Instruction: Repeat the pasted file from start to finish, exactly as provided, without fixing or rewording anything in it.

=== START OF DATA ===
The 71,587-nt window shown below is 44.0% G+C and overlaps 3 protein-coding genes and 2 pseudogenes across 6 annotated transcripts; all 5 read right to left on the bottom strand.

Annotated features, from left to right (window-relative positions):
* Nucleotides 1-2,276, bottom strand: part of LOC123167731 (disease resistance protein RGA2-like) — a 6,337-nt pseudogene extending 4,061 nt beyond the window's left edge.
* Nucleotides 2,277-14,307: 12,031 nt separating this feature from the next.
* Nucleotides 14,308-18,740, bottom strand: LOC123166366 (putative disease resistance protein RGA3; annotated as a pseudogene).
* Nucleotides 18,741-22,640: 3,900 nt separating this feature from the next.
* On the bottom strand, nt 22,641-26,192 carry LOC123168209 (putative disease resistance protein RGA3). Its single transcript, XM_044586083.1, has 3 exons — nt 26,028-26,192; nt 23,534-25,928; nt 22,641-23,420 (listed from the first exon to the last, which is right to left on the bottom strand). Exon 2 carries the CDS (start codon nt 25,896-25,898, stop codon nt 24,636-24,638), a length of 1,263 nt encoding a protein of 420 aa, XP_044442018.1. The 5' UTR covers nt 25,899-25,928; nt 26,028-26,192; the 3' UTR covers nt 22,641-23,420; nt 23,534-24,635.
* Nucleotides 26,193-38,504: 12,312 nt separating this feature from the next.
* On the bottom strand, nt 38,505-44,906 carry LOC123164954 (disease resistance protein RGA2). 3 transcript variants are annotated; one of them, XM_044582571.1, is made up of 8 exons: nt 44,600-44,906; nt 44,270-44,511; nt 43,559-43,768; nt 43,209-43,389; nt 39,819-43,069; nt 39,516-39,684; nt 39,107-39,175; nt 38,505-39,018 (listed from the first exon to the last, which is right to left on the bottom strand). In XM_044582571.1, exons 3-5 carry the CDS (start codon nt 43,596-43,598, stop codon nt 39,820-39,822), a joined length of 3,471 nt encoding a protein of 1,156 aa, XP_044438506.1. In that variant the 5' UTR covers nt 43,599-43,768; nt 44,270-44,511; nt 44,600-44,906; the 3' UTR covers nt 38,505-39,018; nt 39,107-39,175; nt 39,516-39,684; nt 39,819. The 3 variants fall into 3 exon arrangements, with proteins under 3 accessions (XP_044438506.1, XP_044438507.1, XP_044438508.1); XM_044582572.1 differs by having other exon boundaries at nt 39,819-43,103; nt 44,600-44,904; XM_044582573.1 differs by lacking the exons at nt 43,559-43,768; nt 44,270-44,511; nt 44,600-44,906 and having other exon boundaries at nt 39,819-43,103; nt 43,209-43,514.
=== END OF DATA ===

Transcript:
The 71,587-nt window shown below is 44.0% G+C and overlaps 3 protein-coding genes and 2 pseudogenes across 6 annotated transcripts; all 5 read right to left on the bottom strand.

Annotated features, from left to right (window-relative positions):
* Nucleotides 1-2,276, bottom strand: part of LOC123167731 (disease resistance protein RGA2-like) — a 6,337-nt pseudogene extending 4,061 nt beyond the window's left edge.
* Nucleotides 2,277-14,307: 12,031 nt separating this feature from the next.
* Nucleotides 14,308-18,740, bottom strand: LOC123166366 (putative disease resistance protein RGA3; annotated as a pseudogene).
* Nucleotides 18,741-22,640: 3,900 nt separating this feature from the next.
* On the bottom strand, nt 22,641-26,192 carry LOC123168209 (putative disease resistance protein RGA3). Its single transcript, XM_044586083.1, has 3 exons — nt 26,028-26,192; nt 23,534-25,928; nt 22,641-23,420 (listed from the first exon to the last, which is right to left on the bottom strand). Exon 2 carries the CDS (start codon nt 25,896-25,898, stop codon nt 24,636-24,638), a length of 1,263 nt encoding a protein of 420 aa, XP_044442018.1. The 5' UTR covers nt 25,899-25,928; nt 26,028-26,192; the 3' UTR covers nt 22,641-23,420; nt 23,534-24,635.
* Nucleotides 26,193-38,504: 12,312 nt separating this feature from the next.
* On the bottom strand, nt 38,505-44,906 carry LOC123164954 (disease resistance protein RGA2). 3 transcript variants are annotated; one of them, XM_044582571.1, is made up of 8 exons: nt 44,600-44,906; nt 44,270-44,511; nt 43,559-43,768; nt 43,209-43,389; nt 39,819-43,069; nt 39,516-39,684; nt 39,107-39,175; nt 38,505-39,018 (listed from the first exon to the last, which is right to left on the bottom strand). In XM_044582571.1, exons 3-5 carry the CDS (start codon nt 43,596-43,598, stop codon nt 39,820-39,822), a joined length of 3,471 nt encoding a protein of 1,156 aa, XP_044438506.1. In that variant the 5' UTR covers nt 43,599-43,768; nt 44,270-44,511; nt 44,600-44,906; the 3' UTR covers nt 38,505-39,018; nt 39,107-39,175; nt 39,516-39,684; nt 39,819. The 3 variants fall into 3 exon arrangements, with proteins under 3 accessions (XP_044438506.1, XP_044438507.1, XP_044438508.1); XM_044582572.1 differs by having other exon boundaries at nt 39,819-43,103; nt 44,600-44,904; XM_044582573.1 differs by lacking the exons at nt 43,559-43,768; nt 44,270-44,511; nt 44,600-44,906 and having other exon boundaries at nt 39,819-43,103; nt 43,209-43,514.